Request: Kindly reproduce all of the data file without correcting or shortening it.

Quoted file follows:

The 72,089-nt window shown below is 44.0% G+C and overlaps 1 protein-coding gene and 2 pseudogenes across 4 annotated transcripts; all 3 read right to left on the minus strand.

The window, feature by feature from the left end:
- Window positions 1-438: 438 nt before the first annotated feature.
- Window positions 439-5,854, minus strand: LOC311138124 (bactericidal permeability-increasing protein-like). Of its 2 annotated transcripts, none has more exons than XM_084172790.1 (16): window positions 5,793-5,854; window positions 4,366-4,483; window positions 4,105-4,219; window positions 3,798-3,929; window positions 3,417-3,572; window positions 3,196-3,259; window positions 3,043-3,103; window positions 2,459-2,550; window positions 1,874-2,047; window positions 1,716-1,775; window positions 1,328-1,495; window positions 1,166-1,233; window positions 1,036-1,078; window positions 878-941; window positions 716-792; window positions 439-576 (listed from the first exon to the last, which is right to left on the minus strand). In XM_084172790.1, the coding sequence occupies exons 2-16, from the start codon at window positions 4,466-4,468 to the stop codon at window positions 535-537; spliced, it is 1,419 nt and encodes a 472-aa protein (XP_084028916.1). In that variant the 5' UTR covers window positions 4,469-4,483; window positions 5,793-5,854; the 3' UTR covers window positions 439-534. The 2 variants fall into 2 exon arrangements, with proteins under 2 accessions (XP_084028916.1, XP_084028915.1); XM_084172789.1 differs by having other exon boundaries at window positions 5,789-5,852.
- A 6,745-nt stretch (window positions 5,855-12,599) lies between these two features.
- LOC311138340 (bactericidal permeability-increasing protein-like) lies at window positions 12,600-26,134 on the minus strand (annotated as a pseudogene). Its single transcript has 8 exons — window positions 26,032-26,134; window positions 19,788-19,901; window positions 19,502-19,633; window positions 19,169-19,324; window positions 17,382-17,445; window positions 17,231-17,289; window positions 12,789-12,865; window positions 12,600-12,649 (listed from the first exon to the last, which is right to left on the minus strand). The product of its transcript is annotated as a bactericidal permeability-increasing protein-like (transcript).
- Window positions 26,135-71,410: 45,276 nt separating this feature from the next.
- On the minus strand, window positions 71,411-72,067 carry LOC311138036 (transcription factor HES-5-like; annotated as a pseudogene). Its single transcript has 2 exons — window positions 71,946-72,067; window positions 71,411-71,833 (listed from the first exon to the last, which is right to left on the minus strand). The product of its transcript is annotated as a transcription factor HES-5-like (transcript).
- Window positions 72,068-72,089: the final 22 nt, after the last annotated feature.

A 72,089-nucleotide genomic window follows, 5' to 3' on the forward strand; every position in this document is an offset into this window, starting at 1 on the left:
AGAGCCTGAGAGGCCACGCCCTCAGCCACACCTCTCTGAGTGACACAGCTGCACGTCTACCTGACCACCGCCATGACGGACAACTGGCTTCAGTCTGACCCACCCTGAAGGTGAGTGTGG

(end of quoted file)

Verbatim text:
The 72,089-nt window shown below is 44.0% G+C and overlaps 1 protein-coding gene and 2 pseudogenes across 4 annotated transcripts; all 3 read right to left on the minus strand.

The window, feature by feature from the left end:
- Window positions 1-438: 438 nt before the first annotated feature.
- Window positions 439-5,854, minus strand: LOC311138124 (bactericidal permeability-increasing protein-like). Of its 2 annotated transcripts, none has more exons than XM_084172790.1 (16): window positions 5,793-5,854; window positions 4,366-4,483; window positions 4,105-4,219; window positions 3,798-3,929; window positions 3,417-3,572; window positions 3,196-3,259; window positions 3,043-3,103; window positions 2,459-2,550; window positions 1,874-2,047; window positions 1,716-1,775; window positions 1,328-1,495; window positions 1,166-1,233; window positions 1,036-1,078; window positions 878-941; window positions 716-792; window positions 439-576 (listed from the first exon to the last, which is right to left on the minus strand). In XM_084172790.1, the coding sequence occupies exons 2-16, from the start codon at window positions 4,466-4,468 to the stop codon at window positions 535-537; spliced, it is 1,419 nt and encodes a 472-aa protein (XP_084028916.1). In that variant the 5' UTR covers window positions 4,469-4,483; window positions 5,793-5,854; the 3' UTR covers window positions 439-534. The 2 variants fall into 2 exon arrangements, with proteins under 2 accessions (XP_084028916.1, XP_084028915.1); XM_084172789.1 differs by having other exon boundaries at window positions 5,789-5,852.
- A 6,745-nt stretch (window positions 5,855-12,599) lies between these two features.
- LOC311138340 (bactericidal permeability-increasing protein-like) lies at window positions 12,600-26,134 on the minus strand (annotated as a pseudogene). Its single transcript has 8 exons — window positions 26,032-26,134; window positions 19,788-19,901; window positions 19,502-19,633; window positions 19,169-19,324; window positions 17,382-17,445; window positions 17,231-17,289; window positions 12,789-12,865; window positions 12,600-12,649 (listed from the first exon to the last, which is right to left on the minus strand). The product of its transcript is annotated as a bactericidal permeability-increasing protein-like (transcript).
- Window positions 26,135-71,410: 45,276 nt separating this feature from the next.
- On the minus strand, window positions 71,411-72,067 carry LOC311138036 (transcription factor HES-5-like; annotated as a pseudogene). Its single transcript has 2 exons — window positions 71,946-72,067; window positions 71,411-71,833 (listed from the first exon to the last, which is right to left on the minus strand). The product of its transcript is annotated as a transcription factor HES-5-like (transcript).
- Window positions 72,068-72,089: the final 22 nt, after the last annotated feature.

A 72,089-nucleotide genomic window follows, 5' to 3' on the forward strand; every position in this document is an offset into this window, starting at 1 on the left:
AGAGCCTGAGAGGCCACGCCCTCAGCCACACCTCTCTGAGTGACACAGCTGCACGTCTACCTGACCACCGCCATGACGGACAACTGGCTTCAGTCTGACCCACCCTGAAGGTGAGTGTGG